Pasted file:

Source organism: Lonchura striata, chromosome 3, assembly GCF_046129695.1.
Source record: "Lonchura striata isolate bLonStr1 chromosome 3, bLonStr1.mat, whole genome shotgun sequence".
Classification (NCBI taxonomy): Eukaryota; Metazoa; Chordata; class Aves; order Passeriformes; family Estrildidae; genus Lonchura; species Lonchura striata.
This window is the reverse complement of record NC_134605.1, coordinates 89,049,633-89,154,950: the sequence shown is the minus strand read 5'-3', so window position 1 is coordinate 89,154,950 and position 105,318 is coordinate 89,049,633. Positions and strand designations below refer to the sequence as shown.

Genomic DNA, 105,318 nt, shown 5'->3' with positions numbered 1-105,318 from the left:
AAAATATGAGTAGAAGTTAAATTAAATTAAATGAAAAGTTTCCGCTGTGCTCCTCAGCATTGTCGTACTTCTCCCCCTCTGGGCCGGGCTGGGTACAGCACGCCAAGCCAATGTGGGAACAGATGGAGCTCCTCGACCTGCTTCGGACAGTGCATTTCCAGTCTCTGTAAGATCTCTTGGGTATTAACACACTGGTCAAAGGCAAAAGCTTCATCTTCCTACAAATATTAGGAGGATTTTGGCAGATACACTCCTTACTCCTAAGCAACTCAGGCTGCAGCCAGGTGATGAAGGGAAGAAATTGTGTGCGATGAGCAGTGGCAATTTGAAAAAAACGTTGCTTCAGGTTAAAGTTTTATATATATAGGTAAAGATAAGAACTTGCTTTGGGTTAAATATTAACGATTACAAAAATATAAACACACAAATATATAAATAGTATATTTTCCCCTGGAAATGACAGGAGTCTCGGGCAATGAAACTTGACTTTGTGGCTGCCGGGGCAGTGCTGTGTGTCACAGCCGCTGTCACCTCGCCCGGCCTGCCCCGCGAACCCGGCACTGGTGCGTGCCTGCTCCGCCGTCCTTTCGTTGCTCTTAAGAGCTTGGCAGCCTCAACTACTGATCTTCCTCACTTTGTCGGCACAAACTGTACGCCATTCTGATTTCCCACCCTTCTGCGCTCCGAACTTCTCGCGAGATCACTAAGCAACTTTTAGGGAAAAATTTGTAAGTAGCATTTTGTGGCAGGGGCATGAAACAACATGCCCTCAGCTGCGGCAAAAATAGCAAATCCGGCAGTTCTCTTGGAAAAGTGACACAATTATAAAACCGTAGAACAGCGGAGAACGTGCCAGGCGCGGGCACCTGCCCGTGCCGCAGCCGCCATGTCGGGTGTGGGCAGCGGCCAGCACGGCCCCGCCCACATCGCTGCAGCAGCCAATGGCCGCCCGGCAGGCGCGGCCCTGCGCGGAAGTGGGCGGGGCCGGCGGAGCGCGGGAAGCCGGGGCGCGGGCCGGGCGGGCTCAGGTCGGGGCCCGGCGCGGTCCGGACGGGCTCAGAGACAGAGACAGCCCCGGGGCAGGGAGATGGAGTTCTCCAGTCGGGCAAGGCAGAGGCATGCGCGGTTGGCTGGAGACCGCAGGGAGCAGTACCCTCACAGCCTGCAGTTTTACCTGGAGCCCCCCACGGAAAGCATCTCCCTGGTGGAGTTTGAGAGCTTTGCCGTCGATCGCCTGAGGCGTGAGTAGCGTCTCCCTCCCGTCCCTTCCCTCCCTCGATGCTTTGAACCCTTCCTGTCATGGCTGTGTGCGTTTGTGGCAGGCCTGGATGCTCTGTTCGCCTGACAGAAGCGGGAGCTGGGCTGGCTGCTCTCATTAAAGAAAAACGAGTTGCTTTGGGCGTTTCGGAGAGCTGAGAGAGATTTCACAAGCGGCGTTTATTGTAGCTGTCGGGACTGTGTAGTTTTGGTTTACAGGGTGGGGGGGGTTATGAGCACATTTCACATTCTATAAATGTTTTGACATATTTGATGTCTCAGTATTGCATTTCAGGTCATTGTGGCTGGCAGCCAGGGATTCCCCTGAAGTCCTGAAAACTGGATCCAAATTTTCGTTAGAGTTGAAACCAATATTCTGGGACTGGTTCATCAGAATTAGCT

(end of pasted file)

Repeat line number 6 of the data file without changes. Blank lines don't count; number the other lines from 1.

AAAATATGAGTAGAAGTTAAATTAAATTAAATGAAAAGTTTCCGCTGTGCTCCTCAGCATTGTCGTACTTCTCCCCCTCTGGGCCGGGCTGGGTACAGCACGCCAAGCCAATGTGGGAACAGATGGAGCTCCTCGACCTGCTTCGGACAGTGCATTTCCAGTCTCTGTAAGATCTCTTGGGTATTAACACACTGGTCAAAGGCAAAAGCTTCATCTTCCTACAAATATTAGGAGGATTTTGGCAGATACACTCCTTACTCCTAAGCAACTCAGGCTGCAGCCAGGTGATGAAGGGAAGAAATTGTGTGCGATGAGCAGTGGCAATTTGAAAAAAACGTTGCTTCAGGTTAAAGTTTTATATATATAGGTAAAGATAAGAACTTGCTTTGGGTTAAATATTAACGATTACAAAAATATAAACACACAAATATATAAATAGTATATTTTCCCCTGGAAATGACAGGAGTCTCGGGCAATGAAACTTGACTTTGTGGCTGCCGGGGCAGTGCTGTGTGTCACAGCCGCTGTCACCTCGCCCGGCCTGCCCCGCGAACCCGGCACTGGTGCGTGCCTGCTCCGCCGTCCTTTCGTTGCTCTTAAGAGCTTGGCAGCCTCAACTACTGATCTTCCTCACTTTGTCGGCACAAACTGTACGCCATTCTGATTTCCCACCCTTCTGCGCTCCGAACTTCTCGCGAGATCACTAAGCAACTTTTAGGGAAAAATTTGTAAGTAGCATTTTGTGGCAGGGGCATGAAACAACATGCCCTCAGCTGCGGCAAAAATAGCAAATCCGGCAGTTCTCTTGGAAAAGTGACACAATTATAAAACCGTAGAACAGCGGAGAACGTGCCAGGCGCGGGCACCTGCCCGTGCCGCAGCCGCCATGTCGGGTGTGGGCAGCGGCCAGCACGGCCCCGCCCACATCGCTGCAGCAGCCAATGGCCGCCCGGCAGGCGCGGCCCTGCGCGGAAGTGGGCGGGGCCGGCGGAGCGCGGGAAGCCGGGGCGCGGGCCGGGCGGGCTCAGGTCGGGGCCCGGCGCGGTCCGGACGGGCTCAGAGACAGAGACAGCCCCGGGGCAGGGAGATGGAGTTCTCCAGTCGGGCAAGGCAGAGGCATGCGCGGTTGGCTGGAGACCGCAGGGAGCAGTACCCTCACAGCCTGCAGTTTTACCTGGAGCCCCCCACGGAAAGCATCTCCCTGGTGGAGTTTGAGAGCTTTGCCGTCGATCGCCTGAGGCGTGAGTAGCGTCTCCCTCCCGTCCCTTCCCTCCCTCGATGCTTTGAACCCTTCCTGTCATGGCTGTGTGCGTTTGTGGCAGGCCTGGATGCTCTGTTCGCCTGACAGAAGCGGGAGCTGGGCTGGCTGCTCTCATTAAAGAAAAACGAGTTGCTTTGGGCGTTTCGGAGAGCTGAGAGAGATTTCACAAGCGGCGTTTATTGTAGCTGTCGGGACTGTGTAGTTTTGGTTTACAGGGTGGGGGGGGTTATGAGCACATTTCACATTCTATAAATGTTTTGACATATTTGATGTCTCAGTATTGCATTTCAGGTCATTGTGGCTGGCAGCCAGGGATTCCCCTGAAGTCCTGAAAACTGGATCCAAATTTTCGTTAGAGTTGAAACCAATATTCTGGGACTGGTTCATCAGAATTAGCT